Neil Woodford’s explanation for why he has built up such large stake in small-cap companies has underwhelmed several people in the investment industry who say his rationale “does not bear close inspection”.
On Monday, Woodford fronted up in a video Q&A timed to coincide with confirmation from Link Fund Services that the fund would remain suspended for the next 28 days.
The beleaguered manager spent all of 20 seconds discussing why he has ended up owning, in some cases, between 20% and 30% of companies, including unquoted stocks.
“I was motivated to invest in undervalued assets and size those positions with a view to the investment opportunity, the extent of the undervaluation,” he explained in a video Q&A accompanying the fund update.
He added: “It’s fair to say in some cases the positions have become bigger because the stocks have performed very well.”
The fund’s authorised corporate director, Link Fund Solutions, said it would continue to monitor the situation on a daily basis and update investors further on the suspension on 29 July 2019.
Big stakes hampered liquidity
Seven Investment Manager senior portfolio manager Peter Sleep said the size of the stakes Woodford took in medium and small sized UK companies was ultimately responsible for the fund’s liquidity issues.
“The very size of these stakes rendered the shares illiquid and very difficult to sell at a robust price close to the market valuation. This situation was compounded by the large and concentrated nature of Woodford’s institutional investors who removed their money away from Woodford extremely quickly.”
Darius McDermott managing director of Chelsea Financial Services notes that Woodford’s strategy of owning big stakes in individual companies has been “a consistent part of his process” throughout his career. “It’s not something people can say Neil hasn’t done before.”
He agrees that while this approach worked when Woodford was running over £30bn across his mandates at Invesco and turnover was low, it came under pressure when he was running money out of a smaller boutique and poor performance led to increased outflows.
In order to meet redemptions Woodford was forced to sell his more liquid stocks, thereby increasing the positions of the less liquid mid and small-cap stocks, said McDermott.
“The liquidity issue has caused everybody to reassess these questions and I think it will cause Neil to re-assess as well.”
Woodford’s explanation ‘defies logic’
Sleep said Woodford’s claim that some of his stakes have become larger over time because they performed well “defies economic logic” and “does not bear close inspection,” noting he owns big positions in many companies, and few are winners.
FTSE 250 doorstep lender Provident Financial, one of the top 10 holdings in the Woodford Equity Income fund, has seen its shares dive 30% so far this year and been plagued by recent problems. Woodford Investment Management owned a 25% stake at the end of April 2019.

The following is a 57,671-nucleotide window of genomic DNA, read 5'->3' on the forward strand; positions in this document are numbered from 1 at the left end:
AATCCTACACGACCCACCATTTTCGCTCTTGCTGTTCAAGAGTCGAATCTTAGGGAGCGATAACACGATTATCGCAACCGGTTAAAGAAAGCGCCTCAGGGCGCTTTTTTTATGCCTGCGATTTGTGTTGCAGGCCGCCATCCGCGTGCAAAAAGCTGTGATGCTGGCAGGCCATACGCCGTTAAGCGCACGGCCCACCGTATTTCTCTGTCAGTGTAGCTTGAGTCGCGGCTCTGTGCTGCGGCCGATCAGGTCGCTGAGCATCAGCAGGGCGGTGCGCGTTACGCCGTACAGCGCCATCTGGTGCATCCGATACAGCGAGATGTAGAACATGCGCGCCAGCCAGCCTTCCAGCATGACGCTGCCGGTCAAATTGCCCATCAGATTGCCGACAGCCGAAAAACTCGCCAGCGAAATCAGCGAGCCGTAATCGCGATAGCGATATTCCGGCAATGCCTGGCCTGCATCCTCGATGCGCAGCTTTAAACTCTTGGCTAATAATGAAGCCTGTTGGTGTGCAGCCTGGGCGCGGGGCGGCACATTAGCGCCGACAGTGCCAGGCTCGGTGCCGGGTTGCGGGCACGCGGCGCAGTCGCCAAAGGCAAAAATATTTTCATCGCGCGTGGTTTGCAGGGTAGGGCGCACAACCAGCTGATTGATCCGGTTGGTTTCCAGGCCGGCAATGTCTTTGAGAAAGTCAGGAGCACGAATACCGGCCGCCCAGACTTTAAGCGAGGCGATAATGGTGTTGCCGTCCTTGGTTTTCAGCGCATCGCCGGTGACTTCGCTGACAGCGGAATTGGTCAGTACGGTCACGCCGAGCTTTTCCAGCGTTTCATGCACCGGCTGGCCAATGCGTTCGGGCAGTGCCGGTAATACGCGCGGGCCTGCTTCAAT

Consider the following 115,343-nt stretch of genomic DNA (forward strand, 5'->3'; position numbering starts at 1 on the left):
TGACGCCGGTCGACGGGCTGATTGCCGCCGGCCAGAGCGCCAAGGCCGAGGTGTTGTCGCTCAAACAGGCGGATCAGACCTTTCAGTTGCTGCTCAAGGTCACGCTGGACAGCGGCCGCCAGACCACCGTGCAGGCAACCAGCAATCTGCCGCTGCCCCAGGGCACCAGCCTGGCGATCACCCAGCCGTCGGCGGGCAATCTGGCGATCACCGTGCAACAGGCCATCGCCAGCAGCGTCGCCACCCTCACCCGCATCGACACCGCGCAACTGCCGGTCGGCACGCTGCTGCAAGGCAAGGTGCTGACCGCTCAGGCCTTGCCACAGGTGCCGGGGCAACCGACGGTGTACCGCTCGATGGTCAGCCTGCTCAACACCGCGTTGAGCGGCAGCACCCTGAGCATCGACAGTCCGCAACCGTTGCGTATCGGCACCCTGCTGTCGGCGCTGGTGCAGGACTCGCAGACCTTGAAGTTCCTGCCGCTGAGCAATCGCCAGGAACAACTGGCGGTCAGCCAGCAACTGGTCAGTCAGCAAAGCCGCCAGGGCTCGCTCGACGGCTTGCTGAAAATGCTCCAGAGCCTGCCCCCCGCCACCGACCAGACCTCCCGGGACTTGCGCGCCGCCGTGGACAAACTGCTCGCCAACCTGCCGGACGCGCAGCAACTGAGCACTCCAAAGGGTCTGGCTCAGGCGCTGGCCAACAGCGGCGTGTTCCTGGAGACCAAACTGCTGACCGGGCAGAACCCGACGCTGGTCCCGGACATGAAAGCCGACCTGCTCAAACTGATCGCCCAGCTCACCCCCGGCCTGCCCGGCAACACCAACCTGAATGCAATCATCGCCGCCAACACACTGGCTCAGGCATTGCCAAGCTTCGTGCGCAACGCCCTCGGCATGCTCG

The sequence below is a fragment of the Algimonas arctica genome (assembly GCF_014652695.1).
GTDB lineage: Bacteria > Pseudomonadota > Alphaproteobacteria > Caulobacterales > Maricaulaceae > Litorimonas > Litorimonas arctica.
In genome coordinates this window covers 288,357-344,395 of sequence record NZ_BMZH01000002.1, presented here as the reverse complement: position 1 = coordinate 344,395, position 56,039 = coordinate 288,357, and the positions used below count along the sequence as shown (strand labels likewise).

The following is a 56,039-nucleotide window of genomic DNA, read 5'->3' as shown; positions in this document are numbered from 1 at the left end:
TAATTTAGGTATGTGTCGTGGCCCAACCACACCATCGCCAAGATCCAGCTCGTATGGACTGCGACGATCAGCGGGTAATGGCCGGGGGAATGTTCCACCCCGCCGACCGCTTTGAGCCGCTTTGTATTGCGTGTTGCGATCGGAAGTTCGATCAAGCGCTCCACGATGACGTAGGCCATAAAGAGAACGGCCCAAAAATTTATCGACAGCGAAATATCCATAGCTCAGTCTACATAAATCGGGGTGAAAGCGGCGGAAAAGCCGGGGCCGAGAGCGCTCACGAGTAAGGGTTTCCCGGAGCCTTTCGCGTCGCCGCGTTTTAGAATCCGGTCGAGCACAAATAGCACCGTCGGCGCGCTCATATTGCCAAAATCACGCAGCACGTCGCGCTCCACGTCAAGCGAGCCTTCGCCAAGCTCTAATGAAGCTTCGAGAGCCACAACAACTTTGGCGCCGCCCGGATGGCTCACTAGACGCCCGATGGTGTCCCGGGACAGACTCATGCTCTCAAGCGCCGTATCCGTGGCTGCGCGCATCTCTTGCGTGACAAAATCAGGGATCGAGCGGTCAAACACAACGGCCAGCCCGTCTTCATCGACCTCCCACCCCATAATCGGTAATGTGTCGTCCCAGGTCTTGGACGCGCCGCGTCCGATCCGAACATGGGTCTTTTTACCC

RM2 International, a ‘smart’ pallet provider which he owns a 60% stake in, is haemorrhaging cash and suspended trading on Monday.
Woodford’s most recent explanation also ignores the fact that he chose to buy big stakes in companies, often taking 30% stakes in companies when he was at Invesco and snapping up a further 20% stake when he started his own firm, said Sleep.
“Taking such large stakes distorted stock prices and makes them very difficult to sell in an orderly manner.”
‘I need to own significant stakes’
Woodford’s position contrasts sharply with his position years ago when he said he needed to own significant stakes in businesses in order to optimise the portfolio and to capture the best economic opportunities.
In mid-2017 when the equity income fund was in the midst of a performance slump and investors were starting to become restless Woodford tackled a series of investors’ frequently asked questions, including “Has Woodford lost it?” in a segment on his website entitled ‘Awkward Corner’.
There he spent a minute and a half defending his hefty positions in companies, stating it is something he has done for his “entire career” and describing it as “a natural approach of an active fund manager”.
“I have for my entire career owned large stakes in businesses that we’ve invested in, in small businesses and indeed in large ones too. That is the natural approach of an active fund manager that is doing something different than the index.
“But it is absolutely the case that in optimising the portfolio and in capturing the best economic opportunities in the portfolio I need to own significant stakes and have been comfortable owning significant stakes in companies both small and large.”
Woodford said the only reason investors were suddenly complaining about his taking hefty positions in unquoted and smaller companies was because performance had been poor. “When things are going well, I never get asked this question but when things are going badly it is one that crops up all the time.”
Woodford did not respond to requests for comment for this article.
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